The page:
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Bruce Springsteen should jump into the 2020 race

Bruce Springsteen performs at the 12th annual Stand

Bruce Springsteen performs at the 12th annual Stand Up For Heroes benefit concert at the Hulu Theater at Madison Square Garden in New York on Nov. 5, 2018. Credit: Brad Barket

Springsteen should jump into the race

Rock legend Bruce Springsteen said we’re living in “frightening times,” referring to the presidency of Donald Trump.

“The stewardship of the nation is — has been thrown away to somebody who doesn’t have a clue as to what that means,” he told CBS News in an interview broadcast on Friday. “And unfortunately, we have somebody who I feel doesn’t have a grasp of the deep meaning of what it means to be an American.”

This criticism came after, at a rally, Trump ridiculed Springsteen for supporting Hillary Clinton in 2016.

I believe Springsteen would be the quintessential anti-Trump candidate who could set the Democratic base on fire. He possesses major name recognition that would garner free media. What would Trump say if hundreds of thousands of people showed up at a Springsteen rally in Central Park? I dare say he would have second thoughts calling him “little Bruce Springsteen” again.

Springsteen and Trump are cultural and ideological enemies, the political equivalent of King Kong vs. Godzilla. If Springsteen truly thinks we’re living in frightening times, shouldn’t he do something about it? After all, in a comment about vigilance on civil rights, he told a 2002 concert audience, “Responsibility comes with the turf when you’re born in the USA.”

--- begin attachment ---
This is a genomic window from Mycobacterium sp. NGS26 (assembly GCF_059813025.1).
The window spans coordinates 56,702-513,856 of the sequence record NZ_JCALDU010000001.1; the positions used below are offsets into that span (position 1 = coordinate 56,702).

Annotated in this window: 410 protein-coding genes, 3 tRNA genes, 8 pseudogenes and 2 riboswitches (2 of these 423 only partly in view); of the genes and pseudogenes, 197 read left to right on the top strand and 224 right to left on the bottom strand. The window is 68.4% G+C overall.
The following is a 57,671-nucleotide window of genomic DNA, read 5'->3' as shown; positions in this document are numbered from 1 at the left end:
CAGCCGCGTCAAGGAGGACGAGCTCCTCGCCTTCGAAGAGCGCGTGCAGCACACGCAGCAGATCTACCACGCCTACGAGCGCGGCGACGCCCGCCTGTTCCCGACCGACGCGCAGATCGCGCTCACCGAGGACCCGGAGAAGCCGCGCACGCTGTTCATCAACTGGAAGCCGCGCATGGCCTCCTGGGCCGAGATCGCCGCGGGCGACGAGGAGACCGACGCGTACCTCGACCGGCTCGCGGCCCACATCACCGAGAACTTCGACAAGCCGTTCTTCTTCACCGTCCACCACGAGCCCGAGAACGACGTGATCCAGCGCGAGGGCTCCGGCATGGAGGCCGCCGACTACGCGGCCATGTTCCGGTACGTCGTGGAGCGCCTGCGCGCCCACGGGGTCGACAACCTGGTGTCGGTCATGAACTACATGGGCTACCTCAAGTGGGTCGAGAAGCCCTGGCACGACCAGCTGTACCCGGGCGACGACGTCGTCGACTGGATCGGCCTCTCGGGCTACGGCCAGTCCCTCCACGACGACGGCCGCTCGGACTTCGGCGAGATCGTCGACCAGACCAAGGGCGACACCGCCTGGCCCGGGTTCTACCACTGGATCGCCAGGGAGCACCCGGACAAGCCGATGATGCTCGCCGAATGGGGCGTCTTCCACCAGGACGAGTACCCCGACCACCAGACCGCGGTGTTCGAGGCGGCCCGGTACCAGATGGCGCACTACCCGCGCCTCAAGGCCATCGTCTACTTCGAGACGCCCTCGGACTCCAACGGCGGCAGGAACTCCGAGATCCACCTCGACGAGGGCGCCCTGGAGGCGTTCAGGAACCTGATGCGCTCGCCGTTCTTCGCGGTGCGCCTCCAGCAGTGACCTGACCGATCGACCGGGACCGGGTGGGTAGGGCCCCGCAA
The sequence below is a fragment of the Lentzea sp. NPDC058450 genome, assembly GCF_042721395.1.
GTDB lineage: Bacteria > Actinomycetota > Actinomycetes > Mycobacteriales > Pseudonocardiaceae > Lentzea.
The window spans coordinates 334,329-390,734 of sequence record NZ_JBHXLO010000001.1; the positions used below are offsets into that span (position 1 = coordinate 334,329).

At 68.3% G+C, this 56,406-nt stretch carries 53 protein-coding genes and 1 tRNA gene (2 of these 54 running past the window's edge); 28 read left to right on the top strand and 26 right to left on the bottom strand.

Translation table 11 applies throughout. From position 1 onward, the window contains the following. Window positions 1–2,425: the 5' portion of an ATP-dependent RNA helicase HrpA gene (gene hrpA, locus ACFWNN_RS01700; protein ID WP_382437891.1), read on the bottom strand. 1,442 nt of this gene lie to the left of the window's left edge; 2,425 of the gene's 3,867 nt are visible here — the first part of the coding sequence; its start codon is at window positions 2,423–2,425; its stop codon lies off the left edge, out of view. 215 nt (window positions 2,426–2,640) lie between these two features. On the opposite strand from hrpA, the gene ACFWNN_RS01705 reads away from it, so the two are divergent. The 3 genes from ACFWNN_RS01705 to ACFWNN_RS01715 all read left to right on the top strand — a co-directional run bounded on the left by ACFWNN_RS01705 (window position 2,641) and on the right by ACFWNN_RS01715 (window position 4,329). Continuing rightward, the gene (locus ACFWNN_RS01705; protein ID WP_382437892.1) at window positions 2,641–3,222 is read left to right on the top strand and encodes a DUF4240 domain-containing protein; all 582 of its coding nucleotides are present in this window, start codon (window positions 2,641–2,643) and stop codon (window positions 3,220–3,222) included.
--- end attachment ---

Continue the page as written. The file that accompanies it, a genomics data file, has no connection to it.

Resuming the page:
Eugene Dunn,

  Medford

  

Drivers need to be more careful

Drivers have become increasingly oblivious to their surroundings. It’s not just excited teens with new licenses or older drivers, who I think should retake road tests annually once they turn 70. (I’m 63.)

I believe most drivers text behind the wheel, roll through stop signs and cut off cars in parking lots because they feel that some laws don’t apply to them.

The laws and the need to demonstrate common decency apply to every one of us. Those who feel above the law will have a change of heart when it’s their car that gets hit, when their kid gets knocked off his bicycle or when they hit a pedestrian in a crosswalk.

These and far worse events can be avoided. To fellow drivers, I say slow down, leave the house a few minutes earlier and pay attention — simple suggestions that could mean far fewer accidents. People need to open their eyes and get better at driving right away. No one is excused.

Bob Blumenthal,

  Plainview

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